The two former owners of the landmark E&V Ristorante in Paterson have admitted to dodging more than $240,000 in taxes by hiding the income from their cash-only establishment, writes NJ.com. Bothers Eli and Ralph Federico of Saddle Brook pleaded guilty in Newark federal court to one count each of tax evasion for a scheme that lasted over the course of three years. The two brothers ran an entirely cash-only business and admitted tot hiding a portion of their income by taking what is known as a "cash skim" from their gross receipts.
NEW JERSEY AMERICAN WATER COMPANY HIKING RATES BY 12 PERCENT
Starting next month, customers of New Jersey American Water will see their rates go up by 12 percent, according to the Associated Press. The rate hike will amount to about $6 more each month for NJAW water bills, and about $4 for wastewater bills. NJAW says the increases will help to pay for an $868 million system overhaul for its 670,000 customers.
EMERGENCY SERVICES FACING SHORTAGE OF VOLUNTEERS IN NORTH JERSEY
Ambulance squads and fire departments in North Jersey have seen their ranks decline in recent years, due in part to the hours of training required to join and the time commitment involved in volunteering, combined with the area's high cost of living, writes The Record. "People just don’t have the time to dedicate for training," said Captain Ben Varghese of the Rochelle Park Volunteer Ambulance Corps. "A lot of towns are hurting."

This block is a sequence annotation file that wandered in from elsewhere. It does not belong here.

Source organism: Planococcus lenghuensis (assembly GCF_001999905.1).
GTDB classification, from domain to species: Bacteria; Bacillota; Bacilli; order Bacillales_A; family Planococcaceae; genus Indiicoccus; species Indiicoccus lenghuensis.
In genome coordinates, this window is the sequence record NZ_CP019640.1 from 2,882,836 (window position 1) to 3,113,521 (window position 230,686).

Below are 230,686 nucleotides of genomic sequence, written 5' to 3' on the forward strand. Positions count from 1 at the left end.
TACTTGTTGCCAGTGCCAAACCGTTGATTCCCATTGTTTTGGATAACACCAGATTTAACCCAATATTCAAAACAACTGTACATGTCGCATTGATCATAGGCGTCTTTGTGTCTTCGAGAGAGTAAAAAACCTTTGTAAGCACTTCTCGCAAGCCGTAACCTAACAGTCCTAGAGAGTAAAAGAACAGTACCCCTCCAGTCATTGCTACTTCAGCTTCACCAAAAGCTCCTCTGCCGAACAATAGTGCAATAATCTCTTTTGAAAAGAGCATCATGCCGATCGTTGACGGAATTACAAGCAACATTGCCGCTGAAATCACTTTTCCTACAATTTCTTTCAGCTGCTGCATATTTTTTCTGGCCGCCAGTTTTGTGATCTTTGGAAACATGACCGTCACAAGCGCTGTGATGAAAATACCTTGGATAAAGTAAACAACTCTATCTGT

NJ MAKING EFFORTS TO HELP SANDY VICTIMS STILL DISPLACED FROM THEIR HOMES
Lt. Gov. Sheila Oliver says the state is making efforts to help families who are still not back in their homes nearly five-and-a-half years after they were displaced by Superstorm Sandy, according to WBGO. Oliver says the state still has about $1.2 billion left of the $4 billion in federal Sandy recovery aid, and that the U.S. Department of Housing and Urban Development "has given us until 2022 to utilize that funding." Roughly a thousand NJ families are still currently displaced from their homes as a result of the storm.
SEGREGATION IN NEW JERSEY, NEITHER CHANCE NOR ACCIDENT
Richard Rothstein of the Economic Policy Institute says New Jersey's segregated housing patterns are the result of decades of government-sponsored policies, and it will take a new civil rights movement to fix them, NJ Spotlight writes. Rothstein also believes that it should be Gov. Phil Murphy's job to lead the effort. In his new book, "The Color of Law: A Forgotten History of How Government Segregated America," Rothstein explains the long history of segregation in America and lays out some of his suggestions for true integration.